For the past couple of years now, ordinary people here are being bombarded with huge financial figures. A standard catch-line accompanying these whooping sums informs them that this money is and will be used for their betterment, progress and development. Although there is nothing unique about such pronouncements, however, what is new is the increased resonance of financial matters in the popular domain now.
Money has been, and is no doubt being invested, but its benefits are confined to a limited coterie of people who plan, sanction and execute various projects, more on the paper and less on the ground. For a place which has been one of the most corrupt places, no amount of politically loaded financial rhetoric is going to bring about any change unless and until something is done to stop the pilferage of public funds.
Talking peace through economic development is OK and it makes a lot of sense, at least in the theory. Developmental economists say that political freedoms without concomitant economic freedoms are meaningless. Certainly one could cite countless examples to substantiate the point. Ordinary speaking all people enjoy equal political freedoms as guaranteed by the Indian constitution. But still many people are not happy. Why? The major reason being the state’s failure in ensuring other freedoms — that go beyond the political realm — to its economically disadvantaged population. While the country has been progressing, the fruits of this progress have not reached all, and certainly not to the poor. Instead the windfall of power and wealth has remained confined only to a minuscule minority of the ‘bold and the beautiful’ – corporate giants, big businesses and political and bureaucratic elite.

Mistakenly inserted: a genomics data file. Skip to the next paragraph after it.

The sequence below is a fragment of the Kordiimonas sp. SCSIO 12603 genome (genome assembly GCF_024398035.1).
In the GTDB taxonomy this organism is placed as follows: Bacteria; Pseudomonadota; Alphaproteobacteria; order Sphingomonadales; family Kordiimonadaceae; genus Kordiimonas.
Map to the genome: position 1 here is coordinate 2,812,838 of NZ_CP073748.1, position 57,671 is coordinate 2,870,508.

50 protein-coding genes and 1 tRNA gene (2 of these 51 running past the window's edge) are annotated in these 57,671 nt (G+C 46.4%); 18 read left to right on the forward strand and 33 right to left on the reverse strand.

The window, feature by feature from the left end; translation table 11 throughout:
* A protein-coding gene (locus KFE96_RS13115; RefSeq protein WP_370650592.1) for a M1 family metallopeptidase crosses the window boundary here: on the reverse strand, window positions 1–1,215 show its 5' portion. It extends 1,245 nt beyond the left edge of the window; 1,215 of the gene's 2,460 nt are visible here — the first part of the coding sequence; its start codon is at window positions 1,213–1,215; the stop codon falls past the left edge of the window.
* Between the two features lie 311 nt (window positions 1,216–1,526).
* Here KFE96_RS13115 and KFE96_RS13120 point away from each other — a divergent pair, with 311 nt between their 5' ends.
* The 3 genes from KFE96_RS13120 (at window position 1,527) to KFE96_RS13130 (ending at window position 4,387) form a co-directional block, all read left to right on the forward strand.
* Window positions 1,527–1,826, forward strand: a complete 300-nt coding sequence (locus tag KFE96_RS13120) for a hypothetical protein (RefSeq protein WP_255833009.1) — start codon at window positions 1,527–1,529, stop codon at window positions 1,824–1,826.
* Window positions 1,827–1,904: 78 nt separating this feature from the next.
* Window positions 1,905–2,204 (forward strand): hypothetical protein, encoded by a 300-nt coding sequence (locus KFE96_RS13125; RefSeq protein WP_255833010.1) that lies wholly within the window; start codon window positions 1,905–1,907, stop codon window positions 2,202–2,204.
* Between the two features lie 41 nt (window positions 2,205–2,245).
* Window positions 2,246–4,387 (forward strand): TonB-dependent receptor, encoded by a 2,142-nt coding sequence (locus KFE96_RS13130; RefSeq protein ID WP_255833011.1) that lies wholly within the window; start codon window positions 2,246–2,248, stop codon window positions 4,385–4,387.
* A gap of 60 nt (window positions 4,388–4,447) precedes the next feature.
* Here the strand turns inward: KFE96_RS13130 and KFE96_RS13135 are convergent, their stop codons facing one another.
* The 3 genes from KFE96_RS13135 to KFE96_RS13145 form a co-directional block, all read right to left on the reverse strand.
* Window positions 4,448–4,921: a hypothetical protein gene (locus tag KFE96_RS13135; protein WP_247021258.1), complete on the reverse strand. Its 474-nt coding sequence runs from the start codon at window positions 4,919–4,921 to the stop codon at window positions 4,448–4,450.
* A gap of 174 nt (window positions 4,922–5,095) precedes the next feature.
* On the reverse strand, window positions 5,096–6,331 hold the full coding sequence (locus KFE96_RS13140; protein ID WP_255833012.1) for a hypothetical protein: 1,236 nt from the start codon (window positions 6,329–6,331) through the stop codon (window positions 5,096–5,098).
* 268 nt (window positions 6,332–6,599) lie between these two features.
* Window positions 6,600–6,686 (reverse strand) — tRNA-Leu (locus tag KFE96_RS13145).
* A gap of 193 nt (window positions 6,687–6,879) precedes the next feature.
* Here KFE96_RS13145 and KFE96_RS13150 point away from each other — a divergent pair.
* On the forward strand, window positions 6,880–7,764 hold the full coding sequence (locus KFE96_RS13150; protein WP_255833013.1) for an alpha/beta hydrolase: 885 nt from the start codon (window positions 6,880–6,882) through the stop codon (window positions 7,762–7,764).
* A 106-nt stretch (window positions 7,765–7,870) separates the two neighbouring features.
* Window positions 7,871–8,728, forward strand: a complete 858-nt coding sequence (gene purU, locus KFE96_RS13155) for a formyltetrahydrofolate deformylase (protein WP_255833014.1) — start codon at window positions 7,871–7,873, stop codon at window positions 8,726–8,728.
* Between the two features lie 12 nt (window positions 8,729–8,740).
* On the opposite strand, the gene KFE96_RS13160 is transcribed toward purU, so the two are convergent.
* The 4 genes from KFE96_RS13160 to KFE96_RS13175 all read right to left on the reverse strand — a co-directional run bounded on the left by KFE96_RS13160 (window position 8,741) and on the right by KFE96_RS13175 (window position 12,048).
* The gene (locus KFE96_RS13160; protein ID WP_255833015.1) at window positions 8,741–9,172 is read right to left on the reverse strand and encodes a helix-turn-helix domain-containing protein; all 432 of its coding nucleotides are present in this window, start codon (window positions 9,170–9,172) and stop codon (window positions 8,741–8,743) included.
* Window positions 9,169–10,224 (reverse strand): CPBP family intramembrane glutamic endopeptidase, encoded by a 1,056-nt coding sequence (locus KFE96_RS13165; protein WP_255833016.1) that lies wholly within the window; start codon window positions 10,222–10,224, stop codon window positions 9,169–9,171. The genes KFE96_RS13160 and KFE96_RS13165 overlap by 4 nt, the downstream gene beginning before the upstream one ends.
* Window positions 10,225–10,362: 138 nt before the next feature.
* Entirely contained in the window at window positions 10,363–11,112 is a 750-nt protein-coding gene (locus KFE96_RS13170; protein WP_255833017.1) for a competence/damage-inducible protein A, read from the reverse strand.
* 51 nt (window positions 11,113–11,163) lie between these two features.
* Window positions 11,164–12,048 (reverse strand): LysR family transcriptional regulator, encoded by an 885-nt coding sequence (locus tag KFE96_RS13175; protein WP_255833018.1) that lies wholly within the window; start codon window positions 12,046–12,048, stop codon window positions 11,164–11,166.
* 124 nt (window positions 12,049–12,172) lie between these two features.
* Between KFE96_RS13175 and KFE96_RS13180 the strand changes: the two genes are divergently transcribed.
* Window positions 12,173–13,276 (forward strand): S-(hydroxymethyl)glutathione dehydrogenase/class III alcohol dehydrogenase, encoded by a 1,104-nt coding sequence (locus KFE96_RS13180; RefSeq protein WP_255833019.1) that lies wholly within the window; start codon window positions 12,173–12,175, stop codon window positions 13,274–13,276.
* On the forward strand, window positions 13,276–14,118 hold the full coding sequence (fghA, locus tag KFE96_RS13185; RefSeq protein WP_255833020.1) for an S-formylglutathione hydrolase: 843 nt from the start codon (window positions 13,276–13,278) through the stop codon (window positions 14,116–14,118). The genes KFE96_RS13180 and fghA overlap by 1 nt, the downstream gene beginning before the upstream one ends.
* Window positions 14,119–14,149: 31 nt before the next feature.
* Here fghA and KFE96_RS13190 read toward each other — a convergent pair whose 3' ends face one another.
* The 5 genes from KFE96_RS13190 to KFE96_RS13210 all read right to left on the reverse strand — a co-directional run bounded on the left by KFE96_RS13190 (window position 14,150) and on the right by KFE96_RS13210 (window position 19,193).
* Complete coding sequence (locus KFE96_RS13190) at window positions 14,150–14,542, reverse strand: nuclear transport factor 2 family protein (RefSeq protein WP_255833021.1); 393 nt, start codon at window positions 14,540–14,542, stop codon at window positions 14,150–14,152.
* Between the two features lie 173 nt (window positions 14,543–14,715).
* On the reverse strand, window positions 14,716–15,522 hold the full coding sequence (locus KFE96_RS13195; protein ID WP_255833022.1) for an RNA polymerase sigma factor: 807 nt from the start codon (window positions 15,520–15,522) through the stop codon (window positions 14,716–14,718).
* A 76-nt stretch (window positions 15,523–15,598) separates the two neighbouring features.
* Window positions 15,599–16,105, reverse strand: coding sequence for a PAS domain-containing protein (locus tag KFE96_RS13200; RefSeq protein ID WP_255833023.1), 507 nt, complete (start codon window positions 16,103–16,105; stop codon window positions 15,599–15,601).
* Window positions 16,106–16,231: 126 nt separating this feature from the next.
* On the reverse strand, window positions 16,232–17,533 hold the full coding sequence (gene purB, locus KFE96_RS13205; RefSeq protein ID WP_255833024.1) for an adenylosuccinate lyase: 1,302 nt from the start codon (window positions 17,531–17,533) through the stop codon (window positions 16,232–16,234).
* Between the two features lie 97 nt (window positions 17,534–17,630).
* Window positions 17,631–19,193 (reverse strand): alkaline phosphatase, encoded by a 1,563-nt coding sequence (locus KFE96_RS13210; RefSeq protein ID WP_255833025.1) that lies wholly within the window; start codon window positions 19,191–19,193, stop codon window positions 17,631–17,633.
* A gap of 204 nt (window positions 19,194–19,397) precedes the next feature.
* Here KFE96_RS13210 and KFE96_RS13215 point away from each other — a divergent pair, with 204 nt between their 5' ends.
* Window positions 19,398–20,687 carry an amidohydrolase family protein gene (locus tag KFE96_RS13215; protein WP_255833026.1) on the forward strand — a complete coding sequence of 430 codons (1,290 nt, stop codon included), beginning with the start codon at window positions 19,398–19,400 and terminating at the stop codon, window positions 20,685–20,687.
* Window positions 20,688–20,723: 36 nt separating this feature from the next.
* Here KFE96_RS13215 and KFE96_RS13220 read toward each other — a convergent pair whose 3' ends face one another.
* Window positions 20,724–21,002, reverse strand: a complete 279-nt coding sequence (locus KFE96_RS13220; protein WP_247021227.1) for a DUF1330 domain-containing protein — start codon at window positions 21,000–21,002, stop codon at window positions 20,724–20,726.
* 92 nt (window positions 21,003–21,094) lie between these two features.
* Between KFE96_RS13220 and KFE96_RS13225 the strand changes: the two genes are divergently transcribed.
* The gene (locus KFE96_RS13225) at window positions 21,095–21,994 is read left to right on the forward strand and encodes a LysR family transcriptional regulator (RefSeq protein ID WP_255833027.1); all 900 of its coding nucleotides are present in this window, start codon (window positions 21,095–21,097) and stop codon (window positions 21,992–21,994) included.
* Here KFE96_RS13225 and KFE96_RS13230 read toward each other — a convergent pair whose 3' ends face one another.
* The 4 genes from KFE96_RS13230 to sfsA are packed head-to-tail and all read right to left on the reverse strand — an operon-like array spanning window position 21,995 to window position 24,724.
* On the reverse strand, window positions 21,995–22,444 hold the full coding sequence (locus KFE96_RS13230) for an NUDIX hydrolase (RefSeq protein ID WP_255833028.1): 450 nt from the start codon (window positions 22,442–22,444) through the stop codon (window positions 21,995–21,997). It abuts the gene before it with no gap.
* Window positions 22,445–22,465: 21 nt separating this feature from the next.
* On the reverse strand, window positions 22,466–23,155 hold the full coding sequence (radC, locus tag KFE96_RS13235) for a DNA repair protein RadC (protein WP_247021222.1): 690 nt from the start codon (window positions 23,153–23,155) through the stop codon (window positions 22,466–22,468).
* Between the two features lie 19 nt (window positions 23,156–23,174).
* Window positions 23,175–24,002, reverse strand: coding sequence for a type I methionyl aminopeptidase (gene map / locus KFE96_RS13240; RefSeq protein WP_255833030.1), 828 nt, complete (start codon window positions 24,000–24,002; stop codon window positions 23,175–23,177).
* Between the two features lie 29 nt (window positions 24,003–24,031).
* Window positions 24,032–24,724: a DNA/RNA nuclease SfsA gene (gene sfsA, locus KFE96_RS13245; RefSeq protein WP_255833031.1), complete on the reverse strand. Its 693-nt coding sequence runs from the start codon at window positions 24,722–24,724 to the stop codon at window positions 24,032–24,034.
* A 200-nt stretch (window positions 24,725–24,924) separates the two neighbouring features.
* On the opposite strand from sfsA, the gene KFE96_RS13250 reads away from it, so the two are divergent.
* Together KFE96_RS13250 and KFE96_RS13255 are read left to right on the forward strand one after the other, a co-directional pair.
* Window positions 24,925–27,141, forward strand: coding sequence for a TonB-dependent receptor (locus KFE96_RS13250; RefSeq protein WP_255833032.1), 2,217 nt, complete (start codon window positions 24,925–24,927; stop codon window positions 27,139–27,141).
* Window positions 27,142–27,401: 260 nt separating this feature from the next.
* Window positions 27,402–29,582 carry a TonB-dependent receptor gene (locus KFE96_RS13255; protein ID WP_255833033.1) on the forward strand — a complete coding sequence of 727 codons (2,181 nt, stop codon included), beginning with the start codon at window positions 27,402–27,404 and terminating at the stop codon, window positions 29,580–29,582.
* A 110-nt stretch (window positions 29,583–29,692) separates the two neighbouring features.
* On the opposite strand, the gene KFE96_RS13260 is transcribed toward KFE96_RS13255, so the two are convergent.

In a country of almost billion-and-a-half people, the gap between the rich and the poor, elite and ordinary is increasing with each passing day. Constitutionally speaking, the President of India has same rights as an ordinary tribal from Kalahandi in Odisha or some remote tribal hamlet in Chattisgarh has, but practically speaking, they are certainly not the equals. Economic freedoms enjoyed by the rich empower them to cherish and benefit from the political freedoms. Take away economic freedoms, as is the case with many tribal poor, political freedoms become meaningless and situation rife and inviting for conflict.
So talking peace alone won’t suffice the need unless government knows how to put this money where the need is. “Figures won’t lie,” but as the adage suggests “liars will figure” is exactly the case here because the governments are yet to move beyond the rhetorical adventurism. Instead of wasting time in sharing meaningless figures, it will be better that government attaches a high priority to inclusive social policies and accordingly invests there so that the wider population has a reason to believe that the state is actively honoring the spirit of peace and freedom through development.